Soon, young people across America will graduate from high school. And many will head off to college in a few short months. I have no grandiose thoughts to share when it comes to one of life’s great transitions. No lofty commencement style speeches to make. But I do know a few things now that I wish I’d known back then. So strap in. Cause I guess I do have some grandiose thoughts to share!
1) A willingness to work hard is more valuable than above average intelligence. As an 18-year-old high school honor student, I presumed my aptitude would carry me through college as well as it had in high school. It did not. And the ensuing frustration I experienced when discovering I wasn’t the smartest person in the room occasionally led me to question my ability and worth. So brace yourself. College can be hard. But life is hard. Egos be damned. A strong work ethic prevails.
2) Education is never a waste of time, even if you change your major. Some folks in my hometown didn’t put much stock in “book smarts” and viewed college as mostly an expensive means to employment. But we can never completely know where educational exploration might lead. Take a variety of classes. Learn something about the world, not just about your chosen field. In my opinion, every college student should take at least one course in ethics, philosophy, logic and economics. Please provide your college course recommendations in the comments section.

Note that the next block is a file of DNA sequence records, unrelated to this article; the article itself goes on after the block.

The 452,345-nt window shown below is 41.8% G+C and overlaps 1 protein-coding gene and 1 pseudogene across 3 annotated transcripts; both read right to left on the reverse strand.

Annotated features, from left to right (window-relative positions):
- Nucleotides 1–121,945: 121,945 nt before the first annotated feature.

3) Figuring out how to get things done is more important than being done. If you already knew everything, it wouldn’t be called higher learning. So stop rushing through your homework and studies in a frenzied attempt to check items from your daily to-do lists. The red Solo cups can wait. Learn to value the process of discovery. Network. Ask for help.
4) Avoid taking early morning, late evening or summer classes whenever possible. Because it sucks. Period. You’re welcome.
5) Seek community. Study groups. Lab partners. Sorority sisters. Well, I actually have no idea about sororities. But I do know it’s important to connect with people who are experiencing the same challenges and incremental successes that you are. You are not alone. Somebody out there understands what you’re going through. Find them.
6) Internships! I’m pretty sure I made the short-sighted mistake of thinking paid part-time employment waiting tables was more valuable than an unpaid internship in my field of study. Recent college grads tell me that many internships are paid and that the long-term networking, skill acquisition and work experience are priceless. Check it out. Let me know. Please share your insights in the comments section.
7) Make time to discover extracurricular athletics and the arts in your college community. Whether it’s ultimate frisbee, pick-up basketball or a trip to an art exhibition, lay the groundwork for a full life. Plus, exercise and art appreciation are good for your health. Trust me. It’s true.
8) Don’t neglect your spiritual life. Find a local church, chapel or campus ministry. Getting and/or staying connected to the Creator and Sustainer of life will center you on what’s most important. Remind you of your worth beyond a GPA. Provide a purpose beyond achievement for your own sake. Encourage you when you’re feeling lost or low. And continually point you toward the only true source of fulfillment and joy.